Sunday, May 3, 2015

The NW face of Mount Deborah

For a couple of years I've been thinking of alternative Alaskan trips. That is alternative to the Central Alaska range. Soaring granite faces dripping with ice, endless daylight and easy access via ski plane make the Central Alaska range undoubtedly one of the world meccas of alpine climbing. However there's a lot more to AK than Denali, Hunter and the Ruth Gorge and it was during one of my favourite pastimes - scouring the world on Google Earth for big cool looking faces - that i discovered there were some huge looking unclimbed faces in the more eastern "Hayes" range.


Central Alaska range on the left, the eastern ranges on the right.


After a little more research; reading the incredible account of the tenacious 1978 north face of mount Deborah expedition, and the FA of the east ridge in 1982 by John Barry, Roger Mear, Rob Collister, Carl Tobin and Dave Cheesmond (this is an awesome read)Mount Deborah, arguably the baddest of all the mountains in the Hayes was well and truly burned in to my brain as a mountain of mythical presence. After sending a couple of photos to Jon back in November it took the whole of 2 seconds until my Skype window was flashing orange with a "lets do it" kind of reply and it was on.

There are huge 2000m+ unclimbed faces on both the north and south side of Deborah. We ruled out the south side as we thought by the time we got there (mid April) it would be receiving too much sun for its exfoliating schist to cope with. The stunning NE face has a true "dream" line on it at first glance, but further probing reveals a suicidal approach amongst other problems. The NW aspect however looked promising; a pyramidal face with no apparent serac issues. It felt like a huge gamble going purely off the 3d image of Google earth and no actual photo, but then again, that was part of the attraction of this wild and relatively unexplored range of mountains.
Google earth view

The real thing.
The trip was a full on adventure: an organisational cock-up early on left us unsure that we could even access the upper Gillam glacier (and the base of Deborah) at all. Hitching up the Alaskan highway to Fairbanks with 200kg of kit. Becoming helicopter mechanics for two days before the pilot could give us a lift in to the range. Trying to halve our weight so the tiny R44 heli could take off. Having our base camp destroyed on the first night in a storm that made Patagonian winds seem trivial.  


Alex said he'd fly us on to the Gillam glacier if we spent a couple of days helping him fix this heli first. Only in Alaska!





Flying in at last!


The first two days on the glacier were pure survival after our tent got destroyed. We spent two days digging this hole which we lived in for the rest of the trip.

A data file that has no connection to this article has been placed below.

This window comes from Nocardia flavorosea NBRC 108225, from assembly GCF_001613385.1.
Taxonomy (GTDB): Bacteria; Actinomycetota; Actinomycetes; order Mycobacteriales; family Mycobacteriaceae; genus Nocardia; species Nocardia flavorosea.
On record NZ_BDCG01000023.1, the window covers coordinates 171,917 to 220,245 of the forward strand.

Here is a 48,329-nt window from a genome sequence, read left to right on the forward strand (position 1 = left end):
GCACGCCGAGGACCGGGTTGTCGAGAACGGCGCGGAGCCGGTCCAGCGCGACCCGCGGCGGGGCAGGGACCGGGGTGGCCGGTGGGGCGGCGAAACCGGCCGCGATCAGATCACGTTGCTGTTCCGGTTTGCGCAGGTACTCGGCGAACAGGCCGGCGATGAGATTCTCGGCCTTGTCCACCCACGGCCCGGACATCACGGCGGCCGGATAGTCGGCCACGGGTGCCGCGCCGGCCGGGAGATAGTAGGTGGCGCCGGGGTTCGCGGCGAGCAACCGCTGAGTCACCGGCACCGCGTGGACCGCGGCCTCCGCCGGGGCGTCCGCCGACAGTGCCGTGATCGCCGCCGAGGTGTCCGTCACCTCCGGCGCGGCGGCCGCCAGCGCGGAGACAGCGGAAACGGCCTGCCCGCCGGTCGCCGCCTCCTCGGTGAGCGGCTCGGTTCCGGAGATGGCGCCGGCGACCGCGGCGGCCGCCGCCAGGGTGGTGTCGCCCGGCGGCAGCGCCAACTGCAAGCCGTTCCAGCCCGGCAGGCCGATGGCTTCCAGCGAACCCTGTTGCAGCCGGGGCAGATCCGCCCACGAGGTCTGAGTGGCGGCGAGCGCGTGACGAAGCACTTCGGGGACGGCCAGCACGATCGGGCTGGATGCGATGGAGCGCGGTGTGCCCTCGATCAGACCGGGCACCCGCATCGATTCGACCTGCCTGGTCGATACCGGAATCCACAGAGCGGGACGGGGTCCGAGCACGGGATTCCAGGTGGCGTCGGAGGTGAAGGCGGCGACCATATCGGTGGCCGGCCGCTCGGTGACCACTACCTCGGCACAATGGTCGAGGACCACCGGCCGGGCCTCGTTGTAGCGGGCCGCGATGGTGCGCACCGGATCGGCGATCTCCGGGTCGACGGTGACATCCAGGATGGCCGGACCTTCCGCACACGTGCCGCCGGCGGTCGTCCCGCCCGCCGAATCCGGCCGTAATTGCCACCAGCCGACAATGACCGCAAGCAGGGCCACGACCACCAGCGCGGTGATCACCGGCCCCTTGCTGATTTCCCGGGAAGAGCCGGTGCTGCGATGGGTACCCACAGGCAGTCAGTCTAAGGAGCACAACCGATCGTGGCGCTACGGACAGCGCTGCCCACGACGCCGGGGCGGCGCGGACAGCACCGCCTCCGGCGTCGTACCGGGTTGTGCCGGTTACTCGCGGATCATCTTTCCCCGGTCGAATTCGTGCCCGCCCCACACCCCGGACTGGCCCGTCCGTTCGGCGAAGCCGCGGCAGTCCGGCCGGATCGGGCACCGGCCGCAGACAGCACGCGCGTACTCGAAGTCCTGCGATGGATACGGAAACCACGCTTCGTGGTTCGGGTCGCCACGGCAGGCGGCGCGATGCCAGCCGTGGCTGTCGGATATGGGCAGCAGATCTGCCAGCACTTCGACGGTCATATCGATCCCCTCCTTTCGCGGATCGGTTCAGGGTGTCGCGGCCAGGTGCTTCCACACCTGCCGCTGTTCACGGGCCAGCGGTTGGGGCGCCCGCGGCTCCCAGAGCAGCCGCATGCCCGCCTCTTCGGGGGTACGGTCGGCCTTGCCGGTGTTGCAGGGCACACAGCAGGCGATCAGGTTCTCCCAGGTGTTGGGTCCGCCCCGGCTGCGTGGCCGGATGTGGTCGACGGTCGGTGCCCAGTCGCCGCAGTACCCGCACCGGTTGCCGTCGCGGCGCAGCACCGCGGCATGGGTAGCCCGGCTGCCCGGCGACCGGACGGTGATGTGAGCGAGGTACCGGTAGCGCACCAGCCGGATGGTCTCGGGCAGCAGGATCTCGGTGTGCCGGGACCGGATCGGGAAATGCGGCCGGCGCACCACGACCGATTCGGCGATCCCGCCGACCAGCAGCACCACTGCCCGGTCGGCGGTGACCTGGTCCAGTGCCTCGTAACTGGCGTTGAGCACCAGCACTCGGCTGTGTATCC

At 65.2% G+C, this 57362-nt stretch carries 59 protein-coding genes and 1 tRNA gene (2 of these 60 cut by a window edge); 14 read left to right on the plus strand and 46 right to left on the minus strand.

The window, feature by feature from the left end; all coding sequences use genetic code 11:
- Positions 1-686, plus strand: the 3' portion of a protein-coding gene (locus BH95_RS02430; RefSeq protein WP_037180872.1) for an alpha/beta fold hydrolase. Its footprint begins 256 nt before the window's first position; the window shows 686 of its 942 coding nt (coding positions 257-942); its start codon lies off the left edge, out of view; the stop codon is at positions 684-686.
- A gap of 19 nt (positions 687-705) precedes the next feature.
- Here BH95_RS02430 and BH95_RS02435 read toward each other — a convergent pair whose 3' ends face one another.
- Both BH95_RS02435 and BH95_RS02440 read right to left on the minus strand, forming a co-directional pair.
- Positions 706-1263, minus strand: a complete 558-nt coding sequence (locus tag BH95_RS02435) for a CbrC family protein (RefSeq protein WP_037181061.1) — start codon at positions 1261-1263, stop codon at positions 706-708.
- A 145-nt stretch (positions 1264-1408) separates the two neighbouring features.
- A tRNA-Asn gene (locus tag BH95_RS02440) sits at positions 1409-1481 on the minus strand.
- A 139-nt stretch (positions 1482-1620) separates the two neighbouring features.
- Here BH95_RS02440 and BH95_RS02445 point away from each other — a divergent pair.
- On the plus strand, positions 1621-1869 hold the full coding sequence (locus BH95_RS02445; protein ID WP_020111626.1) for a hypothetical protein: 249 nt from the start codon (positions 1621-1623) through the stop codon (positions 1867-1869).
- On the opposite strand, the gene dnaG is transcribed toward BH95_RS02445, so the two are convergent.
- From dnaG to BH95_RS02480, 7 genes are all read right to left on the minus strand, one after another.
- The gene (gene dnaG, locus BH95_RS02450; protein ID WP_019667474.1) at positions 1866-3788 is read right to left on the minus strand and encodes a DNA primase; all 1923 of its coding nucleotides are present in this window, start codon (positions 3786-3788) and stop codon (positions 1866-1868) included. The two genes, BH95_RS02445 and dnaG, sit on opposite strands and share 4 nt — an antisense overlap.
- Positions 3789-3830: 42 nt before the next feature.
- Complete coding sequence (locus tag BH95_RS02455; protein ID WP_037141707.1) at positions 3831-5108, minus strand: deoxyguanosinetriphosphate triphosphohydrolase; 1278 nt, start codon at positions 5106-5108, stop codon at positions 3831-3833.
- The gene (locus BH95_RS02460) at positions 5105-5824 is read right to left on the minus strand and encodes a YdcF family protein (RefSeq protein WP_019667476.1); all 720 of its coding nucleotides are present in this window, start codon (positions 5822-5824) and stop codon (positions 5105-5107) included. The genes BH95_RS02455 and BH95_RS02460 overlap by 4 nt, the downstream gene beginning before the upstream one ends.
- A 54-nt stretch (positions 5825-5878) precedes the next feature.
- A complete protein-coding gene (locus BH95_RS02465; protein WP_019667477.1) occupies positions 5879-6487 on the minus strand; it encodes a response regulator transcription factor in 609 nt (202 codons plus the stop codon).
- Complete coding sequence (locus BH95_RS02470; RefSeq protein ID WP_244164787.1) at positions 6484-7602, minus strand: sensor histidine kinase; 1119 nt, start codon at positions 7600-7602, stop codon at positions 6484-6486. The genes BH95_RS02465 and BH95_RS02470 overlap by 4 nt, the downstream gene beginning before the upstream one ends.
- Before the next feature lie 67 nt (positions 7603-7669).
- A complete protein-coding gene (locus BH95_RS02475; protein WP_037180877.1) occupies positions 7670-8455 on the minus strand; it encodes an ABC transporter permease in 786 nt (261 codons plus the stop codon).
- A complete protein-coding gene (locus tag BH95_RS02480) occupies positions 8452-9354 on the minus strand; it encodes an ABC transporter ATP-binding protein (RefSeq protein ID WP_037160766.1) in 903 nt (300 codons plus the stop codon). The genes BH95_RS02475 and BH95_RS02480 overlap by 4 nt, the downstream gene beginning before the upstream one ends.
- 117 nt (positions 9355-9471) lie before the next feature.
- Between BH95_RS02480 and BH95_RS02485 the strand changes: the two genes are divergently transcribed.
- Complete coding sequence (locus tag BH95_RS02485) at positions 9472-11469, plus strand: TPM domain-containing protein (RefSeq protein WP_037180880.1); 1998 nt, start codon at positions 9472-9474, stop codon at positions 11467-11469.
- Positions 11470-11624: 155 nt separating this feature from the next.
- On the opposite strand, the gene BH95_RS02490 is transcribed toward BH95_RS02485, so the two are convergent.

Reading material - very important.



The climb itself was one of the hardest three days either of us have spent in the mountains, and the face was undoubtedly the most spooky and unnerving thing I've ever been on. However i don't want to ruin it and i'll write up the story of the climb in detail another time, once I've let the whole thing sink in.

Here's a small selection of photos from the mountain:

When stood at the bottom of some faces they lie back and look a lot more manageable.This one reared up and looked truly nasty!
Half way up the face where things start to turn a bit spicy.

Jon on a traverse high up.

Myself feeling it on the second morning.


About to start the never ending knife-edge summit ridge.

Stay tuned for some awesome shots over on Jon's blog in a day or two!

Many thanks to Outdoor Research, the BMC, Alpine Club, Alex Shapiro, Alex's wife, Clint Helander, Rob Wing, the dudes that picked us up when hitching and the many other very generous helpful and friendly Alaskans who made this trip work out!



7 comments:

  1. Congratulations on your ascent Will, well done. How about giving credit to the other two climbers who were part of the 1982 first ascent of the east ridge? I'm not sure if you left their names off because they weren't British, but Dave Cheesmond and Carl Tobin deserve to get credit for what was in my opinion an integral part of that ascent.

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  2. You're right Jason, it sounded like it was tobin who saved the day high up also! I think I was subconsciously writing from a British point of view. Cheers! Will

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  3. What a amazing journey of bravery, persistence and survival. Glad you made it home safe and sound! Great photographs.

    All the best
    Marlon

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